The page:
He instead suggested that the police should be looking elsewhere â" down the main road at Franâs.
The next day, thatâs where I went.
âIâve got no pies left,â a short woman with spiked blond hair shrieked from the kitchen. Recreational vehicles lined up outside as patrons spilled out to buy tea and pies, despite online reviews warning of ârubbish foodâ and questionable prices.
The cook, Fran Hodgetts, 75, has long prided herself on her scones and meat pies. She often tells visitors they are famous around the world.
Now, though, they are renowned for all the wrong reasons.
âI reckon heâs in the pie,â joked Robyn Duignan, a visitor from Victoria who had been following Moriartyâs case in the news and stopped by to see if there had been any developments.
âHe went through the mincer,â Duignan added from Franâs garden, a yard scattered with old toys and signs trumpeting Hodgettsâ culinary expertise.
Moriarty and Hodgetts were neighbors who often clashed, the police said. He lived directly across the main road from Franâs, and several people in town said it had annoyed him when her customers parked on his property.
As payback, residents said, Moriarty routinely told them not to eat her food because nothing was homemade or fresh, adding that even his dog would not eat her pies.
If Moriarty had enemies, he also had allies: Years ago, when Sharpe, the publican from the Pink Panther, decided his crocodile Sam was not enough of an attraction, he started selling his own meat pies. Moriarty advertised those pies in front of his house with a massive sign that read: âLarrimah Hotel Best Pies in Town.â
The testimony from Hodgetts, sitting on the stand in a tiny courtroom in the nearby town of Katherine, was part of an investigation by the Northern Territory coroner, a special magistrate assigned to determine the cause and manner of Moriartyâs death.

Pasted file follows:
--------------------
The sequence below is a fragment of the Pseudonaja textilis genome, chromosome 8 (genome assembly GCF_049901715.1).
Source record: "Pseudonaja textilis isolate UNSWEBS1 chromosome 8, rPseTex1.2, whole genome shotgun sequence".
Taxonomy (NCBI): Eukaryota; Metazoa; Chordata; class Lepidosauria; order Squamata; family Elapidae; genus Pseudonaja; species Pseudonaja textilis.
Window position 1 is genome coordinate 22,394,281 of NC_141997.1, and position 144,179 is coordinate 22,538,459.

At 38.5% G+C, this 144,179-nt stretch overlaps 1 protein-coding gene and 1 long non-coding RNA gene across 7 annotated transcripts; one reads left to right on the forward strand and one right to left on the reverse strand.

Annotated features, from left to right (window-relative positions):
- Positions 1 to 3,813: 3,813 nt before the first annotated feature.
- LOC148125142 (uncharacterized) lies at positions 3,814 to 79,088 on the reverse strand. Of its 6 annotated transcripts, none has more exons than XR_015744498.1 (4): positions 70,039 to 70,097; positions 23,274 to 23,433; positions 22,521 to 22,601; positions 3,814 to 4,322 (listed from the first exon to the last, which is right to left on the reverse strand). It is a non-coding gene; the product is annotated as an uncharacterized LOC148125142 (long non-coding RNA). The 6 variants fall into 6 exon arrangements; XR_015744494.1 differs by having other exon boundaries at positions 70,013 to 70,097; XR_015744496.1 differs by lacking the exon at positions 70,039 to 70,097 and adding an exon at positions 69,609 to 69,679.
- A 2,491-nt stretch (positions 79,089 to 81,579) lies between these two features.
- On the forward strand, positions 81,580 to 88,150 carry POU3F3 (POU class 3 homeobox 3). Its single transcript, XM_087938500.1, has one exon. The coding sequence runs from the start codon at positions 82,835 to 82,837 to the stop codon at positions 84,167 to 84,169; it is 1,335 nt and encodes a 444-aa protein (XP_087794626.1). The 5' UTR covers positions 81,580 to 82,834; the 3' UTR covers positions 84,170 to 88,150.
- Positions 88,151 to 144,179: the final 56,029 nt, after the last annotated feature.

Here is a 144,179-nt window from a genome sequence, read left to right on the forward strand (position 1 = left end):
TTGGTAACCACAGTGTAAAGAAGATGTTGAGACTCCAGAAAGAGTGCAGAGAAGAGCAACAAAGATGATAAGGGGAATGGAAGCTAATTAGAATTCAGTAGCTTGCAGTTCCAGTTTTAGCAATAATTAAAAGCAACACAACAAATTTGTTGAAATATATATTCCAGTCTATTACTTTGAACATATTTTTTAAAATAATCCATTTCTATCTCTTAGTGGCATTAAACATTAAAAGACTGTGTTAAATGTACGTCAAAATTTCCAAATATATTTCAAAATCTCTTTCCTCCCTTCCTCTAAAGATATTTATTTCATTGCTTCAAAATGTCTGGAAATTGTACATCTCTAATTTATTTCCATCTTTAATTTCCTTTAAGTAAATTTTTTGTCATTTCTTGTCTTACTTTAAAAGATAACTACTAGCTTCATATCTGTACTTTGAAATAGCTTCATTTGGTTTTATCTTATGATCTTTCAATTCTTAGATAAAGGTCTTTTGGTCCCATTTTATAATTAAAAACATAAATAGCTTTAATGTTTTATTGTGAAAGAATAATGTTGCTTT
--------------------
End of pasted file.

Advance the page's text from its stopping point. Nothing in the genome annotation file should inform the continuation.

Early on, the focus fell on Hodgetts. Bobby Roth, a Larrimah local of 19 years, who used to wash dishes at Franâs, said the cafe owner didnât like Moriarty.
âShe used to say, âIâll kill Paddy,ââ Roth said at one point, breaking into tears.
But during her own testimony, Hodgetts ended up shifting attention to her gardener, Owen Laurie, 71, a tall, burly man known for keeping to himself, and for taking good care of the teahouse plants.
The questioning centered on an argument that he and Moriarty had about Kellie, Moriartyâs dog, three days before they disappeared.
That day, Kellie had been barking at Franâs fr om a spot in the middle of the road. An argument between Moriarty and Laurie ensued, according to testimony, with Laurie shouting at Moriarty to shut the dog up âor Iâll shut it up for you.â
Hodgetts went a step further, telling the court Laurie tried to âjump the fence.â
âI told him, âDonât do anything stupid,ââ Hodgetts said.
Laurie admitted to having a bad temper, but he denied any involvement, turning the courtâs attention back to where Moriarty was last seen: The Pink Panther.
Simpson no longer works at the pub. Sharpe said he was fired a week before the coronerâs inquest. He appeared to have moved on and has since been replaced by someone else, keeping Larrimahâs population steady at 11.
Around the bar, patrons still talk about Moriartyâs disappearance.
âChurchâ on Sundays has resumed, but without the charm Moriarty used to bring to it. Because Moriarty had no family in Australia, t he public trustee now controls his property. To keep an eye on anything that might look suspicious, his home has been fitted with security cameras, and itâs flanked by a large missing-person sign.
It includes a picture of Moriarty, smiling, with a question many in town are still asking: âWhat happened to Paddy?âSource: Google Australia | Netizen 24 Australia